Machine Characteristics - CMOS and RTC
Table of Contents

This is one of a number of machine-characteristics.


This table answers some specific questions about access to CMOS/RTC chip addresses:

  • Will the address port, 0x70, report the last address written to it?
  • How does the hardware use the bits of CMOS Register D? (In early machines it was read only; later ones allowed it to contain a day-of-month alarm value.)
  • How many primary CMOS registers does the machine have. (Early machines had 64; later ones have 128.)
Machine Read of Port 0x70 Bits of Register D Number of CMOS Registers
Dell Latitude XP 475D laptop. 80486 75MHz. Phoenix BIOS 1.10 0xFF rrrr_rrrr 128
AOpen motherboard. Pentium 3 600MHz. Award BIOS 3.60 0xFF rrww_wwww 128
Viglen MPC-L. Geode 399MHz. ION A503 BIOS The last value written rrrr_rrrr 128
Asus EEE 4G netbook. Celeron M ULV 630MHz. AMI ASUS 701 BIOS 0xFF rrww_wwww 128
Gateway laptop. Dual-core Core 2 T5300 1.7GHz. Phoenix BIOS 0xFF rrww_wwww 128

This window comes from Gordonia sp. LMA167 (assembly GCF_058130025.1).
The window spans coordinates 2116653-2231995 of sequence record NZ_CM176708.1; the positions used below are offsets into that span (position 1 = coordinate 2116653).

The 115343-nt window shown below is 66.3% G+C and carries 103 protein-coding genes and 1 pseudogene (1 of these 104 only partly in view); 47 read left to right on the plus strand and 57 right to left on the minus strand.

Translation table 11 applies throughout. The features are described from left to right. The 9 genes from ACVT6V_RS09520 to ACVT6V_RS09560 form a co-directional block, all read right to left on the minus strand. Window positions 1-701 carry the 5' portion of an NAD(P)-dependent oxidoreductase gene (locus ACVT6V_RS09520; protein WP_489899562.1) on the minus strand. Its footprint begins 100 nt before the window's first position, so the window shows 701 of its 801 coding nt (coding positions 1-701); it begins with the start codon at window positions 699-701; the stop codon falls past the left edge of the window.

Jetway NC91. Dual-core Atom 1.6GHz. Phoenix-AwardBIOS 0xFF rrww_wwww 128


  • Many settings of CMOS registers are not shown as they relate to how the device was last programmed rather than anything specific to either the hardware or the BIOS.
  • Port 0x70 can be read on some machines but not all.
  • CMOS register D is traditionally read-only with the top bit being cleared on a read and all other bits fixed as zero but it provides extra usable bits on some machines. The Unitrode bq3285LF datasheet shows the bottom six bits as for a day-of-month alarm in the range 1 to 31 and disabled if zero. When these bits are writable and the top two are not this is shown in the table as rrww_wwww.
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